Don't argue with me, submit!These are not people who care about what words are for, or what they mean, or the value of using them meaningfully in conversation. These are people who want to hear themselves repeating positions which they want to hear, and to hear other people saying the same things that they want to hear, and they are unwilling to run the risk of listening to or even overhearing anything other than what they want to hear.
What they are seeking is that false appearance of 'Unity' which remains, after all dissent has been eliminated, which isn't far from what Tacitus had repeated about the Romans: "They make a desert and call it peace."
It'd be nice to say that this is only a problem of the Pro-Regressive Left, but that is not the case at all.
I'd made a comment on another friend's posting of the New York Times's 'reporting' of the timeline of January 6th, and after making it clear that I wasn't excusing anyone of anything, still, in regards to the Time's reporting, I'd commented that it was,
"...Interesting that the first signs of agitation occurred at the fringes by people who apparently weren't all that interested in hearing Trump's speech, and twenty minutes before Trump's 'call to action', those who apparently not interested in listening to his speech and didn't hear that call, began to violently push down the barricades and overwhelm the police. Also interesting that the New York Times seems to have had no hesitation calling this group of protesters either a 'Mob', or violent...."Another fellow, Todd, a bit of a NeverTrump'r who wanted mostly to say how reasonable he thought himself to be (he gave Sen. McCain as his role model(!)), somehow thought it useful to reply to me in part that:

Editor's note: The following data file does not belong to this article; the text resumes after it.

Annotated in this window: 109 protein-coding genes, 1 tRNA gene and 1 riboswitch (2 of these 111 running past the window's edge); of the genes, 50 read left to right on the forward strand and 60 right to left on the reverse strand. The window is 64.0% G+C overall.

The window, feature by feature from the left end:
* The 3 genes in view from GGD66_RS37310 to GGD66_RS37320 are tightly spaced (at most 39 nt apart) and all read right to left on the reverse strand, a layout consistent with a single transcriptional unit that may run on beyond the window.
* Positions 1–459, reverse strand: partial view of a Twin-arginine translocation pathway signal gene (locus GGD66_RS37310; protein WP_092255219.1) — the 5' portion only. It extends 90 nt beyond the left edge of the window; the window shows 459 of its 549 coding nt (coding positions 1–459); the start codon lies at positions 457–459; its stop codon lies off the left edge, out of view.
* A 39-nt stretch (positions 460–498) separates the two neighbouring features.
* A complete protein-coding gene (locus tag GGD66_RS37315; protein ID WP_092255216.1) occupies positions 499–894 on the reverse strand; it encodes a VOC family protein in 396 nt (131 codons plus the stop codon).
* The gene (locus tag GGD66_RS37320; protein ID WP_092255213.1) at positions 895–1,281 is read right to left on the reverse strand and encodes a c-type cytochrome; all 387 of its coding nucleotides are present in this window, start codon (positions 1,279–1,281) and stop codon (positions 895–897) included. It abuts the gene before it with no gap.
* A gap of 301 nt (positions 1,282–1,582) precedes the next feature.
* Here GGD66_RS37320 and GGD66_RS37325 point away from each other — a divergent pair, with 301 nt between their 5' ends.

"...Trump had spent weeks asking supporters to make their presence felt that day. The campaign pushed the whole StopTheSteal tag for quite some time, and set the official count in Congress as the place to show up."Blink. Think about what it was that we were talking about, in that there were several hundred thousand people there that day, to hear Trump - what degree of blindness to the obvious does it take to point out that Trump wanted people to show up on that day, as being a contribution to the conversation?! Did he really consider that a useful 'insight', or simply a means of restating the obvious in order to ignore the comment he was allegedly replying to? After a couple more comments, I gave a more detailed reply to his last one, which I'll spare you the details of, except for this small and very relevant portion of his, and my reply to it: